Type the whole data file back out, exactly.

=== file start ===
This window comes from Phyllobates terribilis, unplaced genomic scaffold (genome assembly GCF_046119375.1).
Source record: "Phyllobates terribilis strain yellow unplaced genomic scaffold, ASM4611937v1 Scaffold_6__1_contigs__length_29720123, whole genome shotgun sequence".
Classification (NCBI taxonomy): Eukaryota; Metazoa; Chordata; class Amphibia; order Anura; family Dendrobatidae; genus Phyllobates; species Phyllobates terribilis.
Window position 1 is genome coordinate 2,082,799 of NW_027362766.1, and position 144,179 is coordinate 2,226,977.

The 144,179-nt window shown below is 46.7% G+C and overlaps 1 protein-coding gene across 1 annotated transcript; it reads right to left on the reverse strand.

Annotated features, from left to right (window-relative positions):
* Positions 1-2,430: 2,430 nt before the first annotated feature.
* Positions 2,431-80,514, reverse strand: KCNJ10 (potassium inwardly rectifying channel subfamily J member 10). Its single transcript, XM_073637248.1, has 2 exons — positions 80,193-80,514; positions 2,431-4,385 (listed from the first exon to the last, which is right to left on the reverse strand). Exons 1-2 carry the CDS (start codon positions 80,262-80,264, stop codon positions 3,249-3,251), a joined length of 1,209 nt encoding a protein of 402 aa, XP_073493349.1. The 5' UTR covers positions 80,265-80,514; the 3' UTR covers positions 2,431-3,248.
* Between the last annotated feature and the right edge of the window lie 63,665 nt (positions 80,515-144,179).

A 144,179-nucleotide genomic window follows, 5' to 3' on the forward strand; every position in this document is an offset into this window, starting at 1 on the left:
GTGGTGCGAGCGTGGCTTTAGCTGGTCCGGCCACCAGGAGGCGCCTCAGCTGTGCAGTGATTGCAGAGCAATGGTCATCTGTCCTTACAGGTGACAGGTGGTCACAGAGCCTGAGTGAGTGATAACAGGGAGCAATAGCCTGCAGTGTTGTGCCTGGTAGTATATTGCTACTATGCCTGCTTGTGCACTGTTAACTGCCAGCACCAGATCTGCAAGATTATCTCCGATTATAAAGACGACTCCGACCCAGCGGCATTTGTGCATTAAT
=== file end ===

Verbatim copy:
This window comes from Phyllobates terribilis, unplaced genomic scaffold (genome assembly GCF_046119375.1).
Source record: "Phyllobates terribilis strain yellow unplaced genomic scaffold, ASM4611937v1 Scaffold_6__1_contigs__length_29720123, whole genome shotgun sequence".
Classification (NCBI taxonomy): Eukaryota; Metazoa; Chordata; class Amphibia; order Anura; family Dendrobatidae; genus Phyllobates; species Phyllobates terribilis.
Window position 1 is genome coordinate 2,082,799 of NW_027362766.1, and position 144,179 is coordinate 2,226,977.

The 144,179-nt window shown below is 46.7% G+C and overlaps 1 protein-coding gene across 1 annotated transcript; it reads right to left on the reverse strand.

Annotated features, from left to right (window-relative positions):
* Positions 1-2,430: 2,430 nt before the first annotated feature.
* Positions 2,431-80,514, reverse strand: KCNJ10 (potassium inwardly rectifying channel subfamily J member 10). Its single transcript, XM_073637248.1, has 2 exons — positions 80,193-80,514; positions 2,431-4,385 (listed from the first exon to the last, which is right to left on the reverse strand). Exons 1-2 carry the CDS (start codon positions 80,262-80,264, stop codon positions 3,249-3,251), a joined length of 1,209 nt encoding a protein of 402 aa, XP_073493349.1. The 5' UTR covers positions 80,265-80,514; the 3' UTR covers positions 2,431-3,248.
* Between the last annotated feature and the right edge of the window lie 63,665 nt (positions 80,515-144,179).

A 144,179-nucleotide genomic window follows, 5' to 3' on the forward strand; every position in this document is an offset into this window, starting at 1 on the left:
GTGGTGCGAGCGTGGCTTTAGCTGGTCCGGCCACCAGGAGGCGCCTCAGCTGTGCAGTGATTGCAGAGCAATGGTCATCTGTCCTTACAGGTGACAGGTGGTCACAGAGCCTGAGTGAGTGATAACAGGGAGCAATAGCCTGCAGTGTTGTGCCTGGTAGTATATTGCTACTATGCCTGCTTGTGCACTGTTAACTGCCAGCACCAGATCTGCAAGATTATCTCCGATTATAAAGACGACTCCGACCCAGCGGCATTTGTGCATTAAT